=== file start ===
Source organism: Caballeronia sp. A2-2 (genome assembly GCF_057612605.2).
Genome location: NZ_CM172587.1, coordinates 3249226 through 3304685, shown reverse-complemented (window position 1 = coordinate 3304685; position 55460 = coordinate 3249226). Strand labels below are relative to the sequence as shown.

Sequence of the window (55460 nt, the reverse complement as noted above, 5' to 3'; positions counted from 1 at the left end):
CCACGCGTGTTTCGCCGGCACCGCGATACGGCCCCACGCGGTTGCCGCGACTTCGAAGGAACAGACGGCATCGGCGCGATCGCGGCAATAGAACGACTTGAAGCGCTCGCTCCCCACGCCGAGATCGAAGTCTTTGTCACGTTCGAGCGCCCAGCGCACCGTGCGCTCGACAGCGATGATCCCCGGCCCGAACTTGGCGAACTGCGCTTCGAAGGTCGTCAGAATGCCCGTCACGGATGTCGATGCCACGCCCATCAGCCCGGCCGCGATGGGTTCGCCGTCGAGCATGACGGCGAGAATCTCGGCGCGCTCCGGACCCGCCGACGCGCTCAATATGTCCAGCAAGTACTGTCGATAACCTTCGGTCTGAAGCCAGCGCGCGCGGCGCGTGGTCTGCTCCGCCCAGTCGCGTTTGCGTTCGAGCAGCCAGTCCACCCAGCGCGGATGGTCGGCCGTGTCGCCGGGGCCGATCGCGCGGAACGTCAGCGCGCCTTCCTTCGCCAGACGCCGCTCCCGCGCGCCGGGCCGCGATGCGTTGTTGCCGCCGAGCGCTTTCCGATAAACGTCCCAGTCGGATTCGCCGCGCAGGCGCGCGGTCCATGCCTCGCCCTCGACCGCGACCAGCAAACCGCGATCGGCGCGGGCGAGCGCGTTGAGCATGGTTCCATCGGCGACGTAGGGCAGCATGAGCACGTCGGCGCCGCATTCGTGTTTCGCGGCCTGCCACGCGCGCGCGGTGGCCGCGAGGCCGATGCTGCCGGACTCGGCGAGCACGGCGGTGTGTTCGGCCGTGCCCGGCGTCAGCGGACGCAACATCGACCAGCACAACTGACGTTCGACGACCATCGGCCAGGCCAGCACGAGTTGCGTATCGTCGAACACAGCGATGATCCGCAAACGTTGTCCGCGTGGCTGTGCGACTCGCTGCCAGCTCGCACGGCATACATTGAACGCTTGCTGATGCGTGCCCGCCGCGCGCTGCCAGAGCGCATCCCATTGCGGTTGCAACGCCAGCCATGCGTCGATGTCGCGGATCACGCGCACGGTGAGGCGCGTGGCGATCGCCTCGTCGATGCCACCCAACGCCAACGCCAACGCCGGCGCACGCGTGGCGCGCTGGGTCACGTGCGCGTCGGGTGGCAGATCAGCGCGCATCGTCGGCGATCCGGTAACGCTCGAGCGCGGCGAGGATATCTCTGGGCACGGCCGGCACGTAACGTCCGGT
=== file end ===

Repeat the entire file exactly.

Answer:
Source organism: Caballeronia sp. A2-2 (genome assembly GCF_057612605.2).
Genome location: NZ_CM172587.1, coordinates 3249226 through 3304685, shown reverse-complemented (window position 1 = coordinate 3304685; position 55460 = coordinate 3249226). Strand labels below are relative to the sequence as shown.

Sequence of the window (55460 nt, the reverse complement as noted above, 5' to 3'; positions counted from 1 at the left end):
CCACGCGTGTTTCGCCGGCACCGCGATACGGCCCCACGCGGTTGCCGCGACTTCGAAGGAACAGACGGCATCGGCGCGATCGCGGCAATAGAACGACTTGAAGCGCTCGCTCCCCACGCCGAGATCGAAGTCTTTGTCACGTTCGAGCGCCCAGCGCACCGTGCGCTCGACAGCGATGATCCCCGGCCCGAACTTGGCGAACTGCGCTTCGAAGGTCGTCAGAATGCCCGTCACGGATGTCGATGCCACGCCCATCAGCCCGGCCGCGATGGGTTCGCCGTCGAGCATGACGGCGAGAATCTCGGCGCGCTCCGGACCCGCCGACGCGCTCAATATGTCCAGCAAGTACTGTCGATAACCTTCGGTCTGAAGCCAGCGCGCGCGGCGCGTGGTCTGCTCCGCCCAGTCGCGTTTGCGTTCGAGCAGCCAGTCCACCCAGCGCGGATGGTCGGCCGTGTCGCCGGGGCCGATCGCGCGGAACGTCAGCGCGCCTTCCTTCGCCAGACGCCGCTCCCGCGCGCCGGGCCGCGATGCGTTGTTGCCGCCGAGCGCTTTCCGATAAACGTCCCAGTCGGATTCGCCGCGCAGGCGCGCGGTCCATGCCTCGCCCTCGACCGCGACCAGCAAACCGCGATCGGCGCGGGCGAGCGCGTTGAGCATGGTTCCATCGGCGACGTAGGGCAGCATGAGCACGTCGGCGCCGCATTCGTGTTTCGCGGCCTGCCACGCGCGCGCGGTGGCCGCGAGGCCGATGCTGCCGGACTCGGCGAGCACGGCGGTGTGTTCGGCCGTGCCCGGCGTCAGCGGACGCAACATCGACCAGCACAACTGACGTTCGACGACCATCGGCCAGGCCAGCACGAGTTGCGTATCGTCGAACACAGCGATGATCCGCAAACGTTGTCCGCGTGGCTGTGCGACTCGCTGCCAGCTCGCACGGCATACATTGAACGCTTGCTGATGCGTGCCCGCCGCGCGCTGCCAGAGCGCATCCCATTGCGGTTGCAACGCCAGCCATGCGTCGATGTCGCGGATCACGCGCACGGTGAGGCGCGTGGCGATCGCCTCGTCGATGCCACCCAACGCCAACGCCAACGCCGGCGCACGCGTGGCGCGCTGGGTCACGTGCGCGTCGGGTGGCAGATCAGCGCGCATCGTCGGCGATCCGGTAACGCTCGAGCGCGGCGAGGATATCTCTGGGCACGGCCGGCACGTAACGTCCGGT